--Alcohol is a nerve toxin that kills brain and nerve cells in a dose-dependent fashion. My body, and especially my brain, is the temple of the Holy Spirit, and I don’t want to damage or pollute it in any way (I Corinthians 3:16-17; 6:19-20; Romans 12:1; 1 Thessalonians 4:1-8
---Because alcohol clouds the judgment, having the first drink would prevent me from realizing that a second or third drink would make me drunk.
--Drunkenness is a sin (I Corinthians 6: 9-10; Galatians 5:16- 25) that has severe consequences (Proverbs 23::20-21) and that leads to other sins (Genesis 9: 20-25; 19: 32- 33; Proverbs 20:1-2; 23: 29-35). If I never drink, I will never be drunk.
--Christ could return at any moment, and I need to be sober to be aware of the signs of the times and to avoid falling into Satan’s traps (Luke 12:42-48; 1 Thessalonians 5:5-8; John 10:10, 1 Peter 5:8)
--When I was a medical intern and resident, which was a long time before I was saved, I never drank when I was on call, because I realized that even a single drink could diminish my reasoning and increase the likelihood of a mistake that might harm a patient. As a born-again Christian, I am always “on call” for God, because I never know when He might open the door to a witness or ministry opportunity. If I have had even a single drink, I cannot fully yield to the Spirit, and that opportunity would be lost or bungled because I would be under the influence of alcohol instead.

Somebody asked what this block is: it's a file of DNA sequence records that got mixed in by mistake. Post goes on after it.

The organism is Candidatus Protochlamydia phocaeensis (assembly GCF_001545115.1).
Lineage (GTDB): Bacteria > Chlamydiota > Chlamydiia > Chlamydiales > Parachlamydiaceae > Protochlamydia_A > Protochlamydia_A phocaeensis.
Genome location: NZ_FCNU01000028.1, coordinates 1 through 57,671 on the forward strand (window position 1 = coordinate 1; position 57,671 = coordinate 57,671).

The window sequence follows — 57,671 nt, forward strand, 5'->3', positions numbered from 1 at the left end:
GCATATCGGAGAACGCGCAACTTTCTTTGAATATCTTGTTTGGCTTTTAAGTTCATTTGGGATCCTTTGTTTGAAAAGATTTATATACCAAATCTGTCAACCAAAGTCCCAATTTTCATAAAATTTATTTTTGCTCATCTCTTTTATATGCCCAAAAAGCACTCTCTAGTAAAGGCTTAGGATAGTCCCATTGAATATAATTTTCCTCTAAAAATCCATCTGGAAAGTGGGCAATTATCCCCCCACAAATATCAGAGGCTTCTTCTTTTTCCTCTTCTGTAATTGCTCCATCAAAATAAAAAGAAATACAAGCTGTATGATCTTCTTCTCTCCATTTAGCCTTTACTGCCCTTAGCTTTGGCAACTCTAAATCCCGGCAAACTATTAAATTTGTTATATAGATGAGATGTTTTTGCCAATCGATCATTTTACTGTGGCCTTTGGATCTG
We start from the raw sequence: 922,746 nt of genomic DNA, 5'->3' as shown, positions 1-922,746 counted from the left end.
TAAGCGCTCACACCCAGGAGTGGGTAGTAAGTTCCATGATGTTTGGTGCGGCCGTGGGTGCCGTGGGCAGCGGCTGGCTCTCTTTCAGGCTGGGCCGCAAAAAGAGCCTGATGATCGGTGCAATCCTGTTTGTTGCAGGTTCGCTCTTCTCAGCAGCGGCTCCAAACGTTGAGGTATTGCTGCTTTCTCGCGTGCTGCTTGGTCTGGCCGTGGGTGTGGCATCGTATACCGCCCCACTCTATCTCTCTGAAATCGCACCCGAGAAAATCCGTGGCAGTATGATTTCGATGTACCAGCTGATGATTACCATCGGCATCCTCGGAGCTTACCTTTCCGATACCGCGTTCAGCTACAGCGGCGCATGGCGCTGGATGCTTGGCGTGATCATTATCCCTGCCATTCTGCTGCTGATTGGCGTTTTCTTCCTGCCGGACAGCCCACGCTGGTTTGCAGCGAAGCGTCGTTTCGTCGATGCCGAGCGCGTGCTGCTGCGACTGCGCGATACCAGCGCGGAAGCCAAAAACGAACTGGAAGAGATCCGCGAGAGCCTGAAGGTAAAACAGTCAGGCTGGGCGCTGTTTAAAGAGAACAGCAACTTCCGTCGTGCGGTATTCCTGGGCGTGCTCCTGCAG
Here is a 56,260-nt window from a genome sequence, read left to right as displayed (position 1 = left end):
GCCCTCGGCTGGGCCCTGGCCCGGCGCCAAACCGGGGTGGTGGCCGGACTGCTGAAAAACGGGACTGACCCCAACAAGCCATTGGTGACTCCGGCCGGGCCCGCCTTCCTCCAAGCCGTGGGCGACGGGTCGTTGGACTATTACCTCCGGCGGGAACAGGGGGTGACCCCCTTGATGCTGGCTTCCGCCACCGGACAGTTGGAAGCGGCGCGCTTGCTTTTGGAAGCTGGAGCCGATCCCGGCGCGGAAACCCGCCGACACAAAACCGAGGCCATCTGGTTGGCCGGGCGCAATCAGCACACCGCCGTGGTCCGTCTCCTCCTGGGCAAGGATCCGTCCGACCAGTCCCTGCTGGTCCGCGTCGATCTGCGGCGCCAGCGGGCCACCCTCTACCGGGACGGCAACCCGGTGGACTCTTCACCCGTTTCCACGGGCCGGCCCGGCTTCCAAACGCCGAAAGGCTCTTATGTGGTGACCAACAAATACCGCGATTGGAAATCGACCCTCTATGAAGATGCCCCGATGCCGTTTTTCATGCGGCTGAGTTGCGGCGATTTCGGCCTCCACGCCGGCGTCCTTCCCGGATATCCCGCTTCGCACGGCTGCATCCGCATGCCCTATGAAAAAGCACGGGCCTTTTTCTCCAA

Next week, I’ll begin looking in more depth at various arguments Christians use for and against “social” drinking.
In the meantime, let’s consider a quote from Billy Sunday, early 20th century evangelist:
"The saloon is a liar. It promises good cheer and sends sorrow. It promises prosperity and sends adversity. It promises happiness and sends misery.... It is God's worst enemy and the devil's best friend."
© 2014 Laurie Collett